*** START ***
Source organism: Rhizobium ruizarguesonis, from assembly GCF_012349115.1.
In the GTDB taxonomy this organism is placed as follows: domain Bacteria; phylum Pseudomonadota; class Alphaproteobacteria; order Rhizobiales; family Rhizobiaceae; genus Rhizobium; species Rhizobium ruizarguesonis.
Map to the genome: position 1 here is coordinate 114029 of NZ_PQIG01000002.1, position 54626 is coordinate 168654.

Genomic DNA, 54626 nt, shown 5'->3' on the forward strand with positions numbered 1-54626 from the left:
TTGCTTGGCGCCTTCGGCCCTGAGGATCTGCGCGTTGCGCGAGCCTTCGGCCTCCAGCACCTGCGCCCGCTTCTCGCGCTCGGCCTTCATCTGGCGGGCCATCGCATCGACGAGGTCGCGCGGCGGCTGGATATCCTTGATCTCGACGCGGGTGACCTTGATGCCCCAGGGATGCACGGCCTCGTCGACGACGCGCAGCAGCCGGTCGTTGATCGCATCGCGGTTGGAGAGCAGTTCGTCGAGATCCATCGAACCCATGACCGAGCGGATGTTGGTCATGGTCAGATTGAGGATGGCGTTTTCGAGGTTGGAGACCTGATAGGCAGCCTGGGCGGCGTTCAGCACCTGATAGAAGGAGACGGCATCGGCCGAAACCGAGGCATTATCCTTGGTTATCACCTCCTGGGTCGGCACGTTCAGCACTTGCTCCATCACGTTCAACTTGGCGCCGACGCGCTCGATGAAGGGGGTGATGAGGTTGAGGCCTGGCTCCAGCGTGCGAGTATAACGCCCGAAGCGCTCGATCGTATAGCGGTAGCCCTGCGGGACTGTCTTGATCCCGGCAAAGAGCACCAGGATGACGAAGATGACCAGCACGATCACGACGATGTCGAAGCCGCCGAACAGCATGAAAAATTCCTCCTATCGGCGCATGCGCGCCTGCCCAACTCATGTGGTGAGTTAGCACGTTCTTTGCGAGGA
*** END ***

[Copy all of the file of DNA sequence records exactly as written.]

Source organism: Rhizobium ruizarguesonis, from assembly GCF_012349115.1.
In the GTDB taxonomy this organism is placed as follows: domain Bacteria; phylum Pseudomonadota; class Alphaproteobacteria; order Rhizobiales; family Rhizobiaceae; genus Rhizobium; species Rhizobium ruizarguesonis.
Map to the genome: position 1 here is coordinate 114029 of NZ_PQIG01000002.1, position 54626 is coordinate 168654.

Genomic DNA, 54626 nt, shown 5'->3' on the forward strand with positions numbered 1-54626 from the left:
TTGCTTGGCGCCTTCGGCCCTGAGGATCTGCGCGTTGCGCGAGCCTTCGGCCTCCAGCACCTGCGCCCGCTTCTCGCGCTCGGCCTTCATCTGGCGGGCCATCGCATCGACGAGGTCGCGCGGCGGCTGGATATCCTTGATCTCGACGCGGGTGACCTTGATGCCCCAGGGATGCACGGCCTCGTCGACGACGCGCAGCAGCCGGTCGTTGATCGCATCGCGGTTGGAGAGCAGTTCGTCGAGATCCATCGAACCCATGACCGAGCGGATGTTGGTCATGGTCAGATTGAGGATGGCGTTTTCGAGGTTGGAGACCTGATAGGCAGCCTGGGCGGCGTTCAGCACCTGATAGAAGGAGACGGCATCGGCCGAAACCGAGGCATTATCCTTGGTTATCACCTCCTGGGTCGGCACGTTCAGCACTTGCTCCATCACGTTCAACTTGGCGCCGACGCGCTCGATGAAGGGGGTGATGAGGTTGAGGCCTGGCTCCAGCGTGCGAGTATAACGCCCGAAGCGCTCGATCGTATAGCGGTAGCCCTGCGGGACTGTCTTGATCCCGGCAAAGAGCACCAGGATGACGAAGATGACCAGCACGATCACGACGATGTCGAAGCCGCCGAACAGCATGAAAAATTCCTCCTATCGGCGCATGCGCGCCTGCCCAACTCATGTGGTGAGTTAGCACGTTCTTTGCGAGGA